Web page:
This fall’s general election saw large gains for the Norwegian left. After eight years of conservative rule, 100 of 169 seats in the parliament created by the September 13 vote went to the array of center-left forces. Meanwhile, both of the parties supporting the previous government — the Conservatives and the far-right Progress party — each lost seats, thereby creating the most left-wing parliament since just after World War II.
Still, the new government is not so radical, consisting of the social-democratic Labor Party and the agrarian-populist, economically moderate Centre Party. The two radical-left forces — the Socialist Left and Red Parties — both made electoral gains, but haven’t joined the new administration. Yet, if the government is to secure a parliamentary majority for its legislation — and a budget due to be decided next week — it will rely on the support of the Socialist Left. This new strategic situation has the potential to produce real social change and climate action, if we can force the government to cooperate.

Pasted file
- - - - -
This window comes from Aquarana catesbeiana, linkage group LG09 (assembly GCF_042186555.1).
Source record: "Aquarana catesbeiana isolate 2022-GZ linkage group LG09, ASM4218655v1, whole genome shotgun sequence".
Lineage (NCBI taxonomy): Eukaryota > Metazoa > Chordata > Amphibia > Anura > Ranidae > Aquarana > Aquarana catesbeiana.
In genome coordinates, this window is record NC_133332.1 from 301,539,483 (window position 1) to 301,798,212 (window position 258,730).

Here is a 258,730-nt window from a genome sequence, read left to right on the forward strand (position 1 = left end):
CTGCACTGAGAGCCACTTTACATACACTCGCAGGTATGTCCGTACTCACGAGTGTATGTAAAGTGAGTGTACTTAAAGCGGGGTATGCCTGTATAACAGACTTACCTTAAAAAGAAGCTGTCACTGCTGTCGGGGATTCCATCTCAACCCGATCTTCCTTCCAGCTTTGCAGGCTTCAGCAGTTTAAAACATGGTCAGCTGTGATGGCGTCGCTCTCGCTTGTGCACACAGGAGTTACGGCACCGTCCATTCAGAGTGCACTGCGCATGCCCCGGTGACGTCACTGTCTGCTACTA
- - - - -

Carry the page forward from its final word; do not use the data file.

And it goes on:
Mandate for Change
The dominant media narrative of the election highlights the Centre Party’s surge. However, within the broader center-left of Norwegian politics, it was socialist and ecological forces who gained most, from the radical-left parties to the progressive Greens. At the same time, the Labor party lost support.
The message from the Norwegian people was unmistakable: after eight years of inaction on the climate crisis, tax breaks for the upper class, austerity for the welfare state, and budget cuts for people on low incomes, it’s time for change. Norwegians voted for social justice, an expanded welfare state, new social reforms, a more redistributive tax system, and stronger and better climate and environmental policy.